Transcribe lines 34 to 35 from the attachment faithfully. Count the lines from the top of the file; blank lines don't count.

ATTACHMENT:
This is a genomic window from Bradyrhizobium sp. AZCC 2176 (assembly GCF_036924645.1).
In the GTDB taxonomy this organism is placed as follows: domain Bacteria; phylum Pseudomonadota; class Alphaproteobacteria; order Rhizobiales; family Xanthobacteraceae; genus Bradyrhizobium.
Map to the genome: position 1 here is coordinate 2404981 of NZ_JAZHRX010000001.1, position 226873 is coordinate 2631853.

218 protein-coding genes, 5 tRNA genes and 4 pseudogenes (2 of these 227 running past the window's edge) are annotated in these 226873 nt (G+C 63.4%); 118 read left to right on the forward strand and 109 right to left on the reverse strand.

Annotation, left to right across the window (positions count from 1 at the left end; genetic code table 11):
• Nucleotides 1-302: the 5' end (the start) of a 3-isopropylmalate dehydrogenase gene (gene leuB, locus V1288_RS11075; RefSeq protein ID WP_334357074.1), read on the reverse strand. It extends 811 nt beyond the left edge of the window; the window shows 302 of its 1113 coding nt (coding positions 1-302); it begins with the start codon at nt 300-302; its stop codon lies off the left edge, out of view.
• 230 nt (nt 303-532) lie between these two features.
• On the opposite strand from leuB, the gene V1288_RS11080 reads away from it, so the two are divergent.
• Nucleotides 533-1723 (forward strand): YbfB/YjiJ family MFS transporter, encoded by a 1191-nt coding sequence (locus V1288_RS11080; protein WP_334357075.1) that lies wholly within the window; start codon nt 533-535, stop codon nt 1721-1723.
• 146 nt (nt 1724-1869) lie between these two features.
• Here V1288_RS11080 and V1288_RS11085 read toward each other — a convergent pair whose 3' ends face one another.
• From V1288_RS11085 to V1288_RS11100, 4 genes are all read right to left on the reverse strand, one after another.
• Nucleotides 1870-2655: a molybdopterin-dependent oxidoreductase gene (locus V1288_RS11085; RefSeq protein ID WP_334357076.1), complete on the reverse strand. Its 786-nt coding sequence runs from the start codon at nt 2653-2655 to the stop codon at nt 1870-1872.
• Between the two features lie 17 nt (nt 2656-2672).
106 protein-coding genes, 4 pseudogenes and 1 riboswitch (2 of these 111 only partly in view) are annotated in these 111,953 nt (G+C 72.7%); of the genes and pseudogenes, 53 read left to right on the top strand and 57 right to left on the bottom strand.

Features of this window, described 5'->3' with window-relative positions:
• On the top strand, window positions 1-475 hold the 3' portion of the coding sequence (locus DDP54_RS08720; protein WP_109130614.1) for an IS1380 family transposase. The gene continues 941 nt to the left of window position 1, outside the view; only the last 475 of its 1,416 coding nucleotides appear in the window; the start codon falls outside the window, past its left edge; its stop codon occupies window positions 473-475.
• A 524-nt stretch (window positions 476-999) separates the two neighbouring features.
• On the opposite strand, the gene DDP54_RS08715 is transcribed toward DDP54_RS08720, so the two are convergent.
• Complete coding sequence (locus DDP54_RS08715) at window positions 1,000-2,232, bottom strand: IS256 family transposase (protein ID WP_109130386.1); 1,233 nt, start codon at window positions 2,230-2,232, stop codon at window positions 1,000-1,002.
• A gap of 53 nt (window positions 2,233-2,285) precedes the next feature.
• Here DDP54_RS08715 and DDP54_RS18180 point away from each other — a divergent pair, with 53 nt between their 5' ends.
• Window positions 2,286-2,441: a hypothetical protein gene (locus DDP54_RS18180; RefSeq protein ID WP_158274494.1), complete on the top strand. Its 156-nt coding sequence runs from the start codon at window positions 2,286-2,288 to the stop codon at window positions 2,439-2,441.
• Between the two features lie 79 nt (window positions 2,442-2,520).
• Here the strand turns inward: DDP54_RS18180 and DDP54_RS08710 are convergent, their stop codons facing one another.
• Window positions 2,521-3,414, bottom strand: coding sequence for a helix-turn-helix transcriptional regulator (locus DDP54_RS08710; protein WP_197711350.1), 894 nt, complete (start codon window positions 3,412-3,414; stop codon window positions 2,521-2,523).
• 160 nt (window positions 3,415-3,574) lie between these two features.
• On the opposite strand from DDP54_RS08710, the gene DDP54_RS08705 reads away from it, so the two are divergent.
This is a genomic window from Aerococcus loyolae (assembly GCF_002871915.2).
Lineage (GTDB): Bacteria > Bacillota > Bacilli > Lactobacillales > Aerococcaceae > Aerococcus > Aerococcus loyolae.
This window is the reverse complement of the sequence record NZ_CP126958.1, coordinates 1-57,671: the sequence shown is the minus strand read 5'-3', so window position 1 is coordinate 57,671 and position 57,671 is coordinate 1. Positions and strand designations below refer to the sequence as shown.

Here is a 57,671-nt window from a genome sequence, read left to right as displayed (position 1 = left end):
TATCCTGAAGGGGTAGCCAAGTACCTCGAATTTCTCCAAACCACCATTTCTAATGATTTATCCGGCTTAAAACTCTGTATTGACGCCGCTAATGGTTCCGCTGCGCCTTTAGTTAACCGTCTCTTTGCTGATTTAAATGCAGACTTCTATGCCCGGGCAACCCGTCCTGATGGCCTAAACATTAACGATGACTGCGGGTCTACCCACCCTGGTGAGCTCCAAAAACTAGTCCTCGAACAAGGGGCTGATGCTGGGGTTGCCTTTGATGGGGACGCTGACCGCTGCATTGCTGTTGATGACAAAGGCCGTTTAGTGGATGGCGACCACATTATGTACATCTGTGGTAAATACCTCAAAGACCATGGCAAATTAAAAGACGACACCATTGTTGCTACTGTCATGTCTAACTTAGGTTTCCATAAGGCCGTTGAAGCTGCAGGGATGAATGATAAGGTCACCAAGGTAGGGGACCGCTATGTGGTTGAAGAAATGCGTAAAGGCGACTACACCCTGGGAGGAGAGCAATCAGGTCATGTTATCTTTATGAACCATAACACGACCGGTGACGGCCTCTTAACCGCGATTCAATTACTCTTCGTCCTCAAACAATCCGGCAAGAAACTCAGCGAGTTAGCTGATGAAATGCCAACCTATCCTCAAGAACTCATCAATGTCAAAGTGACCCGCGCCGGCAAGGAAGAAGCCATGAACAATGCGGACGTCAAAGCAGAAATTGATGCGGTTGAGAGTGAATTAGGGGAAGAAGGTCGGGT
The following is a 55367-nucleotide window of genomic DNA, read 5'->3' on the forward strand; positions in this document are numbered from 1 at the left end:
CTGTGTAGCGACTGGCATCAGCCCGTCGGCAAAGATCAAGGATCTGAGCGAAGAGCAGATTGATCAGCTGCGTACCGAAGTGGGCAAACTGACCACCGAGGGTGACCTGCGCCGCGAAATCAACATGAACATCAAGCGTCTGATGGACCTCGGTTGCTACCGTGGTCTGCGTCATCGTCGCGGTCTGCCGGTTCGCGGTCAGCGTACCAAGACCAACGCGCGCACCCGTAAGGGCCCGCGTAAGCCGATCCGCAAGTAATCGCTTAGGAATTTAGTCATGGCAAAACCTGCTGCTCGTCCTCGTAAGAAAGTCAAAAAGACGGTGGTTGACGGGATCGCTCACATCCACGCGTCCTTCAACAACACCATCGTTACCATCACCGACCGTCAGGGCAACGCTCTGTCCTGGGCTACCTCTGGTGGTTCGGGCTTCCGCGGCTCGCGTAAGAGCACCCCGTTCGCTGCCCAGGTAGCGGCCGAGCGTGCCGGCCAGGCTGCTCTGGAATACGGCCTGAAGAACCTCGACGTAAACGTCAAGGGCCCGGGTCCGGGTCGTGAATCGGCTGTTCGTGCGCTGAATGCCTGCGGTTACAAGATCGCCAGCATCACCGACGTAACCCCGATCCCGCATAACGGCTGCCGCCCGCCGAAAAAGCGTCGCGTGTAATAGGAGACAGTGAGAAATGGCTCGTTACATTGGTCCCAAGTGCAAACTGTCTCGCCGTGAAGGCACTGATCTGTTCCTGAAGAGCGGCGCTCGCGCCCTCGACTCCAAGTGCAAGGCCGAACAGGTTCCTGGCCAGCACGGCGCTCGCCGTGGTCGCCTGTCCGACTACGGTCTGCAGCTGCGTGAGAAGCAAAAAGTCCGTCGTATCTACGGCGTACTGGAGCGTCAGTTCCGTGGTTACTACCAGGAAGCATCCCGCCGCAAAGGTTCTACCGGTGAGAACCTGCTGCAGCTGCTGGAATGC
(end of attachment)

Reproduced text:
The following is a 55367-nucleotide window of genomic DNA, read 5'->3' on the forward strand; positions in this document are numbered from 1 at the left end:
CTGTGTAGCGACTGGCATCAGCCCGTCGGCAAAGATCAAGGATCTGAGCGAAGAGCAGATTGATCAGCTGCGTACCGAAGTGGGCAAACTGACCACCGAGGGTGACCTGCGCCGCGAAATCAACATGAACATCAAGCGTCTGATGGACCTCGGTTGCTACCGTGGTCTGCGTCATCGTCGCGGTCTGCCGGTTCGCGGTCAGCGTACCAAGACCAACGCGCGCACCCGTAAGGGCCCGCGTAAGCCGATCCGCAAGTAATCGCTTAGGAATTTAGTCATGGCAAAACCTGCTGCTCGTCCTCGTAAGAAAGTCAAAAAGACGGTGGTTGACGGGATCGCTCACATCCACGCGTCCTTCAACAACACCATCGTTACCATCACCGACCGTCAGGGCAACGCTCTGTCCTGGGCTACCTCTGGTGGTTCGGGCTTCCGCGGCTCGCGTAAGAGCACCCCGTTCGCTGCCCAGGTAGCGGCCGAGCGTGCCGGCCAGGCTGCTCTGGAATACGGCCTGAAGAACCTCGACGTAAACGTCAAGGGCCCGGGTCCGGGTCGTGAATCGGCTGTTCGTGCGCTGAATGCCTGCGGTTACAAGATCGCCAGCATCACCGACGTAACCCCGATCCCGCATAACGGCTGCCGCCCGCCGAAAAAGCGTCGCGTGTAATAGGAGACAGTGAGAAATGGCTCGTTACATTGGTCCCAAGTGCAAACTGTCTCGCCGTGAAGGCACTGATCTGTTCCTGAAGAGCGGCGCTCGCGCCCTCGACTCCAAGTGCAAGGCCGAACAGGTTCCTGGCCAGCACGGCGCTCGCCGTGGTCGCCTGTCCGACTACGGTCTGCAGCTGCGTGAGAAGCAAAAAGTCCGTCGTATCTACGGCGTACTGGAGCGTCAGTTCCGTGGTTACTACCAGGAAGCATCCCGCCGCAAAGGTTCTACCGGTGAGAACCTGCTGCAGCTGCTGGAATGC